Jerry Payne played football for the Port Angeles Roughrider in 1973 and was an all-league linebacker. He went on to play at Washington State University. He also set state records in the discus and the shot put. Payne is one of 11 new inductees in the Port Angeles Roughrider Hall of Fame. (Courtesy photo)

Jerry Payne played football for the Port Angeles Roughrider in 1973 and was an all-league linebacker. He went on to play at Washington State University. He also set state records in the discus and the shot put. Payne is one of 11 new inductees in the Port Angeles Roughrider Hall of Fame. (Courtesy photo)

ROUGHRIDER HALL OF FAME: 11 more to be be inducted in August

PORT ANGELES — The Roughrider Hall of Fame continues to grow in leaps and bounds, inducting 11 more legends from Port Angeles High School this summer and moving permanently to a bigger venue after outgrowing the Vern Burton Center.

In addition to the announcent of the 2022 class, the Hall of Fame is also moving its induction event permanently to Civic Field. And it’s moving the date of the event to Aug. 20.

This is the fourth class of the Roughriders Hall of Fame. To be inducted this year are Julia Cheney, Jack Estes, Jerry Payne, Marcia Isenberger, Ron Suslick, Greg Galles, Mary Fryer, Judy Brodhun Vose, Eric Lane and Robin Allen.

There will also be a couple of teams inducted this summer. Those are set to be announced within a couple of weeks, said Bruce Skinner, organizer with the Hall of Fame. Tickets will also go on sale for the event beginning in a couple of weeks, as well, Skinner said.

Bruce Webster coached cross country, track and wrestling at Port Angeles High School. His cross-country teams finished in the top four in the state three times. (Courtesy photo)

Bruce Webster coached cross country, track and wrestling at Port Angeles High School. His cross-country teams finished in the top four in the state three times. (Courtesy photo)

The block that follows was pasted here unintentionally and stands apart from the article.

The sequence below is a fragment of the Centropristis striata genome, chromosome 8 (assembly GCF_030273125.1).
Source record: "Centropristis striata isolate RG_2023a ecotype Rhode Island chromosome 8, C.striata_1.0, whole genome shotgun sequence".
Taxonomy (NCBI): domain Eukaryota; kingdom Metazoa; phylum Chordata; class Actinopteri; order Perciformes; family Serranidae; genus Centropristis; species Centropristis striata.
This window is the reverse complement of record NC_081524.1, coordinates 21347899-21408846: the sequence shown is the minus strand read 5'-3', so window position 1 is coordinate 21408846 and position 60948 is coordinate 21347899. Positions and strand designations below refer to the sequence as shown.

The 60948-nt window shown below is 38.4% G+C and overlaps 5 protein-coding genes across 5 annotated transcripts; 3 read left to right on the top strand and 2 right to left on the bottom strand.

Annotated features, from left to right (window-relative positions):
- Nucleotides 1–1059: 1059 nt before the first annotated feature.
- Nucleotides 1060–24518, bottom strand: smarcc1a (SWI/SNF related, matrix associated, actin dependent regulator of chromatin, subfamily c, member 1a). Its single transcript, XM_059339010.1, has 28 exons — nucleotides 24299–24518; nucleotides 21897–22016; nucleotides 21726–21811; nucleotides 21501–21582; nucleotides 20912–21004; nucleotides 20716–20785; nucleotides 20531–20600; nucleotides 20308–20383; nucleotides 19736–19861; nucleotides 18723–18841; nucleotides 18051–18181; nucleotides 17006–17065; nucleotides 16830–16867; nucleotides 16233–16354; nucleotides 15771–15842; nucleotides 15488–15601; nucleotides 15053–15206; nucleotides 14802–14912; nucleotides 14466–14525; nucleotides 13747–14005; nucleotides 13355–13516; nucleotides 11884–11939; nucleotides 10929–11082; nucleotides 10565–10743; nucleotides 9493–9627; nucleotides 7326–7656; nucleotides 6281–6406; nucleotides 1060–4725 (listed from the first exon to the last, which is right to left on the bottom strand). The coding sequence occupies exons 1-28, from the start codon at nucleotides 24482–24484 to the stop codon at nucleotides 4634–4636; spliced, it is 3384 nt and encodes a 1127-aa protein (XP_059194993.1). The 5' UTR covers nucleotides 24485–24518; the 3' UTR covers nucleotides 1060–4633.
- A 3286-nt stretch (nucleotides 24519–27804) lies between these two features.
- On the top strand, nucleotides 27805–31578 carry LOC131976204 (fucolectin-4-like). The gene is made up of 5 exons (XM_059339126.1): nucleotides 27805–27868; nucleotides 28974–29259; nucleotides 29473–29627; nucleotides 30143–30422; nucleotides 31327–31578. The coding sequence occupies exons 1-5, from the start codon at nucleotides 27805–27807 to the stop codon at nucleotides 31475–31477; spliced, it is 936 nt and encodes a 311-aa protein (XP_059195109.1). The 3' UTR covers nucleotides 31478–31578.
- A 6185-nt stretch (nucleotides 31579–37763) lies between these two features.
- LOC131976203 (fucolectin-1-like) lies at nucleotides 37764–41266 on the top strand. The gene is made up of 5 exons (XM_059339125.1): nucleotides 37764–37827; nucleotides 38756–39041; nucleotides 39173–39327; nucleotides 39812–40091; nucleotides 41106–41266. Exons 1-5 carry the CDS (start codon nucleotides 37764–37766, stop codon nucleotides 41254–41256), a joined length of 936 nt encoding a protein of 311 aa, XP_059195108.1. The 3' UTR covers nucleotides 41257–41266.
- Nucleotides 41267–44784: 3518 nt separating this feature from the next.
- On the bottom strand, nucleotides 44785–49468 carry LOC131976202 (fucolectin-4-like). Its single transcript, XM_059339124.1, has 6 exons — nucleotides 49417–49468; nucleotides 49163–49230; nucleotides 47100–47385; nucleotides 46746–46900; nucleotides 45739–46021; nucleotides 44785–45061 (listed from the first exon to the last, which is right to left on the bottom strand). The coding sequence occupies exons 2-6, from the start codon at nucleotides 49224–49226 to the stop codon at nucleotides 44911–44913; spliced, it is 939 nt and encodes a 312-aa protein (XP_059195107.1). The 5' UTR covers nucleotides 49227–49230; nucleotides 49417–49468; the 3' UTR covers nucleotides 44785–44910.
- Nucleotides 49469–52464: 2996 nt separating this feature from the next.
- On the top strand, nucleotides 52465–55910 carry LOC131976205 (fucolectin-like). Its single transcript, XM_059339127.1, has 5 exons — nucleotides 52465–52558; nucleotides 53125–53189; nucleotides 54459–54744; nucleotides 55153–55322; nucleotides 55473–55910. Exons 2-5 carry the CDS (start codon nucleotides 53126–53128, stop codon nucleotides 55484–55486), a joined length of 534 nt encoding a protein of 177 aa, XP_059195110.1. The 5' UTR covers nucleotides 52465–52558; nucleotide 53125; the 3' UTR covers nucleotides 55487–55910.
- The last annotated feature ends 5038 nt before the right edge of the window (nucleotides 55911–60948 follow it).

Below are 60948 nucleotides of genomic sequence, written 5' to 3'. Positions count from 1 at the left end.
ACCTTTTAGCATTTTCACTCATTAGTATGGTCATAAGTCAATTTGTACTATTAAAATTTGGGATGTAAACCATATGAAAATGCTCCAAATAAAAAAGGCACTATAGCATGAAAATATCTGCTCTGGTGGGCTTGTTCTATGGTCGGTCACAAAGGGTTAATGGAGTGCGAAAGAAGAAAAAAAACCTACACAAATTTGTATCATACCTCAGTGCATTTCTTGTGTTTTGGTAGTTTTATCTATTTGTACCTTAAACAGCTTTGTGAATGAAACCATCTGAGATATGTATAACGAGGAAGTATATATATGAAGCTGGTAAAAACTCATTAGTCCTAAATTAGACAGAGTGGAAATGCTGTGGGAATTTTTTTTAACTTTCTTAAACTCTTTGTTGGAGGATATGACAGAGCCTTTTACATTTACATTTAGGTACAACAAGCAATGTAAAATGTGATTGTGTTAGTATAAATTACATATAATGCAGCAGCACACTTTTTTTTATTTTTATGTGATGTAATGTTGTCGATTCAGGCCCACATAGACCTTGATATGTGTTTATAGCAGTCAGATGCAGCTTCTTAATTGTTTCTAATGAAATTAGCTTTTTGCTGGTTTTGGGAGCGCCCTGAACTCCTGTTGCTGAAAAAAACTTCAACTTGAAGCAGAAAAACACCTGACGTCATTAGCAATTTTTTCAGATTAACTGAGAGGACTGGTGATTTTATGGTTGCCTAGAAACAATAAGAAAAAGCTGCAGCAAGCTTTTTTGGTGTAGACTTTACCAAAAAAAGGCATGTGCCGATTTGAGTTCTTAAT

The first two Roughrider Hall of Fame events were held at the Vern Burton Center. However, no event could be held in 2020 due to the COVID-19 pandemic. The Hall of Fame dinner and induction ceremony were moved to giant outdoor tents at Civic Field in the summer of 2021, held under tents and combining the 2020 and 2021 classes into one giant event.

The Civic Field venue was such a huge success that the ceremony and dinner are being moved to Civic Field permanently, Skinner said.

The event drew 550 people to the Vern Burton center and 700 to Civic Field, and that was with a number of people not attending due to concerns over the ongoing pandemic. He thinks it could draw as many as 800 people this summer. He said the Vern Burton Center has a capacity of 8,000 square feet while the giant tents the Hall of Fame uses have a capacity of 11,000 square feet.

“I never expected that we would have a dinner that would attract 800 people in Port Angeles,” Skinner said. “The interested is incredible.”

Skinner said one thing organizers have learned from the previous dinners is that the Hall of Fame event has turned into a reason for Port Angeles High School grads to get back together after years apart.

Judy Brodhun Vose was a badminton star at both Port Angeles High School and Western Washington University. (Courtesy photo)

Judy Brodhun Vose was a badminton star at both Port Angeles High School and Western Washington University. (Courtesy photo)

“I got into it because I thought it would be fun. What we’ve seen is that it’s turned into a giant all-class reunion,” he said.

Scooter Chapman will again emcee the event.

The inductees for 2022 include:

Robin Allen, Class of 1967. Allen won the state high school diving championship his senior year, the first year that the Roughriders had a swim and dive team. He went on to Western Washington University, where he set the WWU diving record and dove in the national NAIA swim and dive meet. After college, he played on the National Native American basketball championship team, the La Push Braves, in 1976. He was the director of security at 7 Cedars Casino for 25 years.